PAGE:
A Very Brief History
of Mount Carmel High School
At the invitation of Archbishop Patrick E. Feehan, the Carmelites established St. Cyril College at 54th and Jefferson Avenue (now Harper Avenue) in the fall of 1900. In the first year there were 13 students (nine of them seminarians) and five priest teachers. The following year the college was moved to 64th and Washington (now Blackstone) because of the need for a larger building and better access to public transportation. Then in 1902 the St. Cyril College Building at 64th and Star (now Dante) was completed, and classes began with 137 students and 11 faculty members.
At first the college has three departments: (1) Academic, which included both a junior high and a high school program; (2) College, a four-year program with emphasis on Greek and Latin; (3) Commercial, a three-year course. In 1918, with young men being called to serve in World War I, the college curriculum was dropped while the high school department was enlarged and improved.
In December of 1922, Father Elias Magennis, General of the Carmelite Order, and Archbishop Mundelein of Chicago agreed on the need for the immediate construction of a new St. Cyril High School Building. In the spring and summer of 1924, the present main high school building was erected by Thompson-Starrett Construction Company with Zachary Davis as the architect and William Lynch, a St. Cyril College graduate, in charge of construction. In November 1924, the new school was dedicated as Mount Carmel High School.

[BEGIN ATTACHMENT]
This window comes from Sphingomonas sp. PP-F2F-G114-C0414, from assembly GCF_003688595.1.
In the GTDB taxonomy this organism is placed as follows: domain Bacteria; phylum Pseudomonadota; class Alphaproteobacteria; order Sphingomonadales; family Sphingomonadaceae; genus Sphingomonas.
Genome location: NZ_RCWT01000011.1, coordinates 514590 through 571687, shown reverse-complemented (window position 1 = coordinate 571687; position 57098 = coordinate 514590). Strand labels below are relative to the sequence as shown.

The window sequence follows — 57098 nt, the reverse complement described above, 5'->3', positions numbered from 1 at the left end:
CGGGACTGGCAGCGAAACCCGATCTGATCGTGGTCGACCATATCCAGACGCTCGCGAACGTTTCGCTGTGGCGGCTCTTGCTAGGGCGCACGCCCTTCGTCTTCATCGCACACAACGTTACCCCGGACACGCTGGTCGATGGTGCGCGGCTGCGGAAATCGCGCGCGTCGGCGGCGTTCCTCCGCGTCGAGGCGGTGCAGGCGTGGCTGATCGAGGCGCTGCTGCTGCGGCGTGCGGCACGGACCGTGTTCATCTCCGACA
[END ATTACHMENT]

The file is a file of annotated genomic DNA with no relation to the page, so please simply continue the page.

In the 1950s and the 1960s, Mount Carmel saw the addition of two buildings: the Student Center and the two-story Learning Center. From 1969 to the present, the campus has gradually been enlarged, beginning with the student parking lot and the athletic field on the south end of the property. As a result of a Capital Campaign Case Study that began in 1988, the campus was further expanded to include the Scott School property, the construction of a new monastery for the Carmelites in 1992, and the addition of the Graham Center, a new science and computer center on the site of the old Carmelite Monastery.
In 2005, a much anticipated addition to the Mount Carmel High School campus opened, the Convocation Center and the McCarthy wing. The McCarthy wing contains science and computer labs as well as athletic offices. The Convocation Center contains Gilmore Hall which houses the President's Office as well as the Advancement Office as well as the Student Commons and the Cacciatore Athletic Center.
As Mount Carmel continues to build its history in the 21st century other plans are in place to continue expanding the campus, including the renovation of the main school building, the addition of a new library and technology center, and a new auditorium and performing arts center. To learn more about these plans, visit the Campaign for a New Century of Excellence.